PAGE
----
The Response to Immigration Protesters by Classmates



    It has been extremely difficult to watch the news over the past year and not form an opinion of the numerous protests of the proposed immigration laws.  Students from across the country have skipped class on a daily basis to argue against laws that would make it a felony to be an illegal immigrant or to assist illegal immigrants in the United States. 

    Although the law would affect all immigrants, the majority of the students protesting are Hispanics, and many see the proposed law as a direct attack on their family members and friends.  Despite the fact that most of the Hispanic students were born in this country, some have parents that will have to leave this country if legislation passed by the U.S. House of Representatives becomes law. 

    During the Civil Rights Movement of the 1950s and 1960s, many African Americans faced ostracism for participation in the struggle, and some like Rosa Parks even lost their jobs, because many employers were unsympathetic to their cause.  The experience of the Black struggle makes one wonder, how have classmates of other races treated Hispanic protesters now that they have returned to school?

    Even though the majority of the protesters were high school students, children in younger age groups have also taken interest in the protests. 

    Although most of the students at Klein Intermediate School in Houston have not taken an active role in the marches, many have loved ones and friends who have taken to the streets to protest the proposed immigration laws.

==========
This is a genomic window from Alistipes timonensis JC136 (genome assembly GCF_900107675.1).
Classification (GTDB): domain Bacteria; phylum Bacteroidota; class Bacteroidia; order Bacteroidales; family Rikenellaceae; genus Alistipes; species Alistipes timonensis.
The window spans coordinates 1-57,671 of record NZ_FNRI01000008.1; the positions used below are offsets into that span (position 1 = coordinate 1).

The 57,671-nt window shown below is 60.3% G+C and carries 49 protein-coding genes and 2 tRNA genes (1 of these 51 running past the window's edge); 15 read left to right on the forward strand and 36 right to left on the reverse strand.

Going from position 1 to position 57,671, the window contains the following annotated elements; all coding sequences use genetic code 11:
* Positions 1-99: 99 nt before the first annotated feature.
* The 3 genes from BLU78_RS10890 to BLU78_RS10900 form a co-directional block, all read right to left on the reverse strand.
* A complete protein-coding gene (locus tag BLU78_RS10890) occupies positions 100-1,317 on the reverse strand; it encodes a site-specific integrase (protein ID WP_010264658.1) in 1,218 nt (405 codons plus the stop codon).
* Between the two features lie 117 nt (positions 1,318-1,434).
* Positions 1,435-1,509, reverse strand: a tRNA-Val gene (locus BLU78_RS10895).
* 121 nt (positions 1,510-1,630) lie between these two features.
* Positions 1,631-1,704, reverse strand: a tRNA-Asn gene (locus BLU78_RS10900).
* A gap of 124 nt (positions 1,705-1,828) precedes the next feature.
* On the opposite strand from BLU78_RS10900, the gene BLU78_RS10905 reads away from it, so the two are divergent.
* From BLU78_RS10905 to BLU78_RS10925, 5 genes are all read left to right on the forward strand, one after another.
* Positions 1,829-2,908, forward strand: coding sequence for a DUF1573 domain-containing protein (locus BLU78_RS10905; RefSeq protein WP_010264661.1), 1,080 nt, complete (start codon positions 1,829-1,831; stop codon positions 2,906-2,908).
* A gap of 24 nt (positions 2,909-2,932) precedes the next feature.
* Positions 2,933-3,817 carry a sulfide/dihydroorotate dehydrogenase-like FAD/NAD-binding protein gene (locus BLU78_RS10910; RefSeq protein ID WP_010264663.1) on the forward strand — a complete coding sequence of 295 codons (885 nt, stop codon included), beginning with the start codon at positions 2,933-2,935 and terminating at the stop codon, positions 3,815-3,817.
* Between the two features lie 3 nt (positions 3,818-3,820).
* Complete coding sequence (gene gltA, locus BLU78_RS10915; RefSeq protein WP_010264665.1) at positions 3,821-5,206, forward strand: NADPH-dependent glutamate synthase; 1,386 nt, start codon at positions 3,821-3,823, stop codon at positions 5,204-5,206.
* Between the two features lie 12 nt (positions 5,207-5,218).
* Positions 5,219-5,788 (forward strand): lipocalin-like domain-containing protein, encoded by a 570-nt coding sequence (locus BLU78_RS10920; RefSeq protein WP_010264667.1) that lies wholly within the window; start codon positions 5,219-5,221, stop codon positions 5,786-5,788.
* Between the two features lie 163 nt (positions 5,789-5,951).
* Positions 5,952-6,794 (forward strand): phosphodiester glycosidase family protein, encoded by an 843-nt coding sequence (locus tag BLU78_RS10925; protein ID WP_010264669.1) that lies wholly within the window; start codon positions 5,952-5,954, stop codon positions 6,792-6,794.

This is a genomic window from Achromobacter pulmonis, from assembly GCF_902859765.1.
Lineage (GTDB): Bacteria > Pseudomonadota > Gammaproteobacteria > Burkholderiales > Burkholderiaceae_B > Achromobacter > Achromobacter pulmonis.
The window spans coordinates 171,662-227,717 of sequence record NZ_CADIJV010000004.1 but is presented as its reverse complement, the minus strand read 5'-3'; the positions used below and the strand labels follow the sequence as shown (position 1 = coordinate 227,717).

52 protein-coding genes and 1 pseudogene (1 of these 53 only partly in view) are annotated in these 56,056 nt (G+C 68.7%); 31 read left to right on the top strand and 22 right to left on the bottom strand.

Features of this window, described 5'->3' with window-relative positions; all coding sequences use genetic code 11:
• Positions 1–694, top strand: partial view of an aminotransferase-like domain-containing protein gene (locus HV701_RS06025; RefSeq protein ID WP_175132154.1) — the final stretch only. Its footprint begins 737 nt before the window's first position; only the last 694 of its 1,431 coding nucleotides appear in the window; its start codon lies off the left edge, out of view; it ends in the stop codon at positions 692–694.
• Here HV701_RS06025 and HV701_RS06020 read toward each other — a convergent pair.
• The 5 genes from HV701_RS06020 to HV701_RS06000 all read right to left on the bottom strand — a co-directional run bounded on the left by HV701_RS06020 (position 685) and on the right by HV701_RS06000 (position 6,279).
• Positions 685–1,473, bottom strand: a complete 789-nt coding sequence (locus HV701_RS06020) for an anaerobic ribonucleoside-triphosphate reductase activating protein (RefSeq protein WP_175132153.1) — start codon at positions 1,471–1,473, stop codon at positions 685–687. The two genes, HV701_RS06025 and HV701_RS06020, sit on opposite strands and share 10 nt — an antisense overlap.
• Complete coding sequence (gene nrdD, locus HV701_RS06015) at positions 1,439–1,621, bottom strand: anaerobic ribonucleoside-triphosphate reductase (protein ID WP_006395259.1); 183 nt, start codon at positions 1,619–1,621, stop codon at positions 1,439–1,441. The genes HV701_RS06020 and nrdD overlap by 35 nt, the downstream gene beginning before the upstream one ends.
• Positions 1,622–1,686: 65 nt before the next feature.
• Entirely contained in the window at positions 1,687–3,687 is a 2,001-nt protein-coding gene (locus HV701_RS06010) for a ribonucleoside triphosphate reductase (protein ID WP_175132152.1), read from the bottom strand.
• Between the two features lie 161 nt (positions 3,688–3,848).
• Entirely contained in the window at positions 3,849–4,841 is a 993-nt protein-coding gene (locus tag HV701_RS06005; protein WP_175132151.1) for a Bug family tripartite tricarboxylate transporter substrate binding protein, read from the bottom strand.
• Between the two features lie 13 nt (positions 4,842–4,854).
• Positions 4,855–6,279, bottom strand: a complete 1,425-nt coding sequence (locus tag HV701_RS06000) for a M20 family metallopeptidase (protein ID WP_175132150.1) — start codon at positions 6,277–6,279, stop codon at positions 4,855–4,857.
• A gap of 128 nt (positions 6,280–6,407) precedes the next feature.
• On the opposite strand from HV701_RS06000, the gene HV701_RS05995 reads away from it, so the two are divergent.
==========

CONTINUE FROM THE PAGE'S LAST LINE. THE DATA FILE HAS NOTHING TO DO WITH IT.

Moreover, while the response from non-Hispanic classmates has usually been very positive and supportive, several students have experienced discrimination from their peers. 

    Eighth grader Ryan Brown said, “I tell Hispanics who are protesting to keep protesting and never give up in what you believe in.” 

    However, Olivia Clay who has some Hispanic family members said, “My friends are saying that this whole thing is stupid.  It’s starting another Black and Mexican fight.”

    Many of Klein’s student said there is a turbulent history between African American and Latino students at their school. 

    Brandi Alvarez said, “A lot of Black people have told me, ‘you stupid Hispanic, go back to your country and leave, you do not belong here.’” 

     One male Hispanic student said there are fights every year between Black and Hispanic students, and earlier this year he said he was involved in a fight for simply being Hispanic. 

    On the contrary, Laura Alonso said, “Some people of other races have been very supportive and respectful about this situation.” 

     Elizabeth Rivera said other races have not treated her differently but she has heard of one incident when a girl brought a Mexican flag and some students took it a way from her and began stomping on it.

    While most of the racial incidents at school have been minor verbal altercations, some foreign students say they experience hostility when they go out in public.  Several Hispanic students say they overhear people of other races making negative comments about the protesters. 

    However, Quad Carden said, “Most of my peers say nothing about it … but we still understand the impact of this.  I have seen people disrespecting the Hispanics, and I do believe that it is wrong.”

Smith is publisher of Regal Black Men’s Magazine.

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